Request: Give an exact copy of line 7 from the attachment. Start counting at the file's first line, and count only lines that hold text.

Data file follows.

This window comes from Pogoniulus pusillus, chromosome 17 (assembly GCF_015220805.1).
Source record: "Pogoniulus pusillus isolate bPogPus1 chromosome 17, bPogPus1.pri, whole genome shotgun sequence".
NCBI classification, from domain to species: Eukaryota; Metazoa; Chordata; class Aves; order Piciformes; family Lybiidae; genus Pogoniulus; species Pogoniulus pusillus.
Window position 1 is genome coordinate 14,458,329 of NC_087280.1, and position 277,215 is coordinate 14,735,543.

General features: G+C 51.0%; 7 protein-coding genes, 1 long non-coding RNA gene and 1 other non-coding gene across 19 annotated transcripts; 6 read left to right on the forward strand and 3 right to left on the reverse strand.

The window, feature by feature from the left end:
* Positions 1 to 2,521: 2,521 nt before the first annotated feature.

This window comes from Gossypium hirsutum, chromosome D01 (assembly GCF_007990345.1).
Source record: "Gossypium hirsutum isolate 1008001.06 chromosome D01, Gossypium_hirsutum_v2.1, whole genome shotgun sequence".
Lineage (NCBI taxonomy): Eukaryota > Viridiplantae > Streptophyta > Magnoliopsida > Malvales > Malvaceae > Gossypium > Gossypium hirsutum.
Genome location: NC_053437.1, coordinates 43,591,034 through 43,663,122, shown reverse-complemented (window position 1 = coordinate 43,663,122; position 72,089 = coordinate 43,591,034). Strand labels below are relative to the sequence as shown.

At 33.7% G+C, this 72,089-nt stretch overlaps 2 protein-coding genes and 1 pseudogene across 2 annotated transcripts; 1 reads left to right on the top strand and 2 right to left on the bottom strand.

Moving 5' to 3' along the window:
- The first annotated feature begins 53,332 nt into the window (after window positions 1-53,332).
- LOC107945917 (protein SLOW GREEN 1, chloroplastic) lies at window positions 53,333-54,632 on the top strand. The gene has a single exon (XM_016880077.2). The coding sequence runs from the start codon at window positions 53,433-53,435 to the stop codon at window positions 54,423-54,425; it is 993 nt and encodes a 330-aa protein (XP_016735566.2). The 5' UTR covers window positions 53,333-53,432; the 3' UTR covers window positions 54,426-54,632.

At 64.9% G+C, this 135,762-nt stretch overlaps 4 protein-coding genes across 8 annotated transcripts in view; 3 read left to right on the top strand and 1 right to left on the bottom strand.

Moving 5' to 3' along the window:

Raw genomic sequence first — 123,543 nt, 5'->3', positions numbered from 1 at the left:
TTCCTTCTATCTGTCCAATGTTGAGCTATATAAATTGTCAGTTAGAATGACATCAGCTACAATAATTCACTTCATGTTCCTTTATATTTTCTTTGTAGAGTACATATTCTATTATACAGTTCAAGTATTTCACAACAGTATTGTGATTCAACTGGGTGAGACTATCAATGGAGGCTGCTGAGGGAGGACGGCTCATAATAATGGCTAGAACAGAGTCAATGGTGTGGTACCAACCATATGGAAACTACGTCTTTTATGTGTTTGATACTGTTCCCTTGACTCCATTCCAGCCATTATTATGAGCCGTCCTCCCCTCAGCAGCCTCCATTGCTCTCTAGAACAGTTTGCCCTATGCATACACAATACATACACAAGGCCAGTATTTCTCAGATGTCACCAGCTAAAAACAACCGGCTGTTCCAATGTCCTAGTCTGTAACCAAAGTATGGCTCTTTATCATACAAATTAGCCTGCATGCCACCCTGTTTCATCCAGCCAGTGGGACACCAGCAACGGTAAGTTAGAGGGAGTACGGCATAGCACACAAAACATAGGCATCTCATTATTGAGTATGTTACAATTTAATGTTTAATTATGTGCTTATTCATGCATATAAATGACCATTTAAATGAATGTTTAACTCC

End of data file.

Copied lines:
* Positions 1 to 2,521: 2,521 nt before the first annotated feature.